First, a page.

Celeborn drew his cloak around himself as if he was cold. "We know nothing of the Doom of Men," he said, "But we know that the One who created the world is good, and therefore any gift of his must also be good. There have certainly been times of late when I have envied it."
"Oh." Feeling like a fool, Sam thought hard to try and find something to say to that. He was still pondering it when the road took a sweep round The Hill, coming within view of Bag End, and Rosie threw open the garden gate and came charging towards him like Master Merry faced with a horde of orcs. "Sam Gamgee, where have you been! I've been that frightened!"
Her tear-dazzled eyes focussed finally on his companion, and went round as saucers. She put her hands to her mouth to cover a small squeak, and Sam had to swallow a smile - Rosie would not appreciate him laughing at her shock.
"Rosie, this is Celeborn, Lord of Lorien. Prince of all the Elves of Middle Earth. He came to..."
But Rosie's eyes had narrowed. She pushed her curls aside with a work-roughened hand. "I don't care who he is. Haven't you done enough, Sam Gamgee?" She rounded on Celeborn like a sparrow chasing away a hawk from its nest. "You great people have had enough from him. Leave him alone now. He's not doing no more for you."
"Rosie!" Sam shouted, mortified. "Don't talk like that to him! He's..."
"Don't you tell me what to do, Sam Gamgee. I'll talk how I want to anyone. How can they..."
"Rosie..." he took her arms and tried to calm her, all the while conscious that his domestic life must look like a ruination to the Lord. This was not how the introduction was meant to go. "Rose. He came to help me. Don't you remember what I told you? His wife was on the same ship with Mr. Frodo."
The fire went out of her instantly, and her hands went to her mouth again. Sam congratulated himself on his knowledge - nothing affected the lasses like a tale of doomed love. "I'm so..." she said, "I thought when Sam disappeared... I was so..."
All the sorrow had fled from Celeborn's face. He was smiling. "I see we also have in common the valour and fearlessness of our Ladies. You are truly fortunate, Sam."
"I know it, Master." Sam laughed, and Rosie looked at him as if she saw the dawn after a long night. Sniffing back tears and anger alike, she patted her skirts into better order. Then, with great effort, she gathered herself and looked back up into the Elf Lord's eyes. "I ...didn't know. I'm sorry. I'm right honoured that you come to talk with my Sam. I hope it helped."
"It did, Mistress Gamgee. My heart is the lighter for it."
This too came as a surprise to Sam. I helped him? But I didn't do nothing.
"I'm sorry you lost your Lady," Rosie was clear eyed now, thoughtful with that deep insight Sam treasured in her, "You didn't think of going with her?"
"Many times. Indeed I might sail even now if I wished. But as Sam chose to stay, so do I." It did Sam's heart good to see Celeborn treat Rosie with grave respect. Even the High Folk see her quality. But there were limits on what it seemed right to say to such a great lord, and as Sam half feared, Rosie broke them.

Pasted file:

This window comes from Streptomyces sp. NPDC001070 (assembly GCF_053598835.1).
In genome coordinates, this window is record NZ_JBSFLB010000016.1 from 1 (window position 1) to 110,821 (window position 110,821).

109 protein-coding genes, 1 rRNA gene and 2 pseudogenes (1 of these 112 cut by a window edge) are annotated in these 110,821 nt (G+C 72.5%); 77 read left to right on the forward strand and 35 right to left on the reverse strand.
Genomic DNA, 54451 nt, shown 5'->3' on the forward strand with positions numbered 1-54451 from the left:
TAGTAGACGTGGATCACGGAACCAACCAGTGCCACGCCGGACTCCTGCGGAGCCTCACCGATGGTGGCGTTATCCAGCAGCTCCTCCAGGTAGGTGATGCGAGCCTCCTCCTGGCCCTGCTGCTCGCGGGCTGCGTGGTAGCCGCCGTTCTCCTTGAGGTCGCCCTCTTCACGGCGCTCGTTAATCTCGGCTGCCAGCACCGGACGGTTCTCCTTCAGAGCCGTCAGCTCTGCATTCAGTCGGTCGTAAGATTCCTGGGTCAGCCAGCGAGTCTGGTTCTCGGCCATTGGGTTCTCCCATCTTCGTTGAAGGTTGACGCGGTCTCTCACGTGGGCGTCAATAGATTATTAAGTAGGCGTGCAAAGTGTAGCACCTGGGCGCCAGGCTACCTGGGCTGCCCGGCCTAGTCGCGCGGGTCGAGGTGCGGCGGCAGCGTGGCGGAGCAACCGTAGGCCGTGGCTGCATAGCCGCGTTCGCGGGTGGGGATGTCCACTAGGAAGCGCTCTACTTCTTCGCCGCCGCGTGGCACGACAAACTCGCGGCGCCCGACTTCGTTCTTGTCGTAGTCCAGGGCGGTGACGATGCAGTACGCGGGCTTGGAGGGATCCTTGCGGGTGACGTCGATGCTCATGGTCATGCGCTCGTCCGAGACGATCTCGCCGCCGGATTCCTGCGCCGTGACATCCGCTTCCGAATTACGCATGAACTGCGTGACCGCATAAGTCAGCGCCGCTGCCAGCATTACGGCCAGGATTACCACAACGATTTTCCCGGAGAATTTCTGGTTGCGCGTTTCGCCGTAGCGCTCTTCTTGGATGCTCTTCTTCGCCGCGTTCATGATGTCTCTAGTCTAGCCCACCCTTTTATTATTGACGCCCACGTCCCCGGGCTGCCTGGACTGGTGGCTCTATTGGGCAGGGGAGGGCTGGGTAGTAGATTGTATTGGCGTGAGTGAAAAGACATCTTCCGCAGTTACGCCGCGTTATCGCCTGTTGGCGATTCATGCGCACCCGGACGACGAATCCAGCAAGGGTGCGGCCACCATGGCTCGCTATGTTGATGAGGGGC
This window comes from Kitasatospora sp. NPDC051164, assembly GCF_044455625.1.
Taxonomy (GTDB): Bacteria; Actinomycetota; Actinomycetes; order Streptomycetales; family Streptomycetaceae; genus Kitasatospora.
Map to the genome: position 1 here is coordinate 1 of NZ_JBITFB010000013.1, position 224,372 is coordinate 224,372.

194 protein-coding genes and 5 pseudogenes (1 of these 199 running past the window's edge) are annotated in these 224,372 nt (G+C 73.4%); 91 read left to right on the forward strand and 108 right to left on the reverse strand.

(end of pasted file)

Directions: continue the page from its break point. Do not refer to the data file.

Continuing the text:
"Sam has me, Lord, and little Elanor. What do you have?"
Rosie! Sam cringed at her boldness, but there was only a trace of bitterness in Celeborn's smile, "I have my land and my people. It is enough...barely."
"Sounds sad to me, if you don't mind me saying so."
"It is sad, Rosie, and I count you blessed not to suffer it. But I have hope." The elven-prince gave her a smile which made her blush and turn her face away. "Even if I leave not this land," he said, "One day the world will end. After that, who knows? Some have said the elves will be utterly destroyed, but that seems to me hard to reconcile with the character of Iluvatar, and I believe the world will be made anew. Then, perhaps, in a land we can both love, I will meet my wife again. As long as there is that hope, I can bear the waiting."
Rosie was silenced. Celeborn turned to Sam again and bade him farewell. "And remember, Sam. If ever you wish to take your daughter to see the elves, you will be welcome in Rivendell, or Lorien, or in Eryn Lasgalen, anywhere my influence lies." He turned and leapt down onto the Road and passed into the darkness singing. They lost sight of him almost at once, but for a long time his voice filled the empty spaces of the land with a desolate but beautiful music.
"'When Winter comes, the winter wild that hill and wood shall slay;
When trees shall fall and starless night devour the sunless day;
When wind is in the deadly East, then in the bitter rain
I'll look for thee, and call to thee; I'll come to thee again!
Together we will take the road that leads into the West,
And far away will find a land where both our hearts may rest.'"
Silence fell, and Rosie turned, her eyes full of unshed tears and wonderment. "Oh, Sam!"
"I feel better, lass. A lot better."
She threw her arms around him and wept into his shoulder. "Oh, Sam. I'm so glad you're home."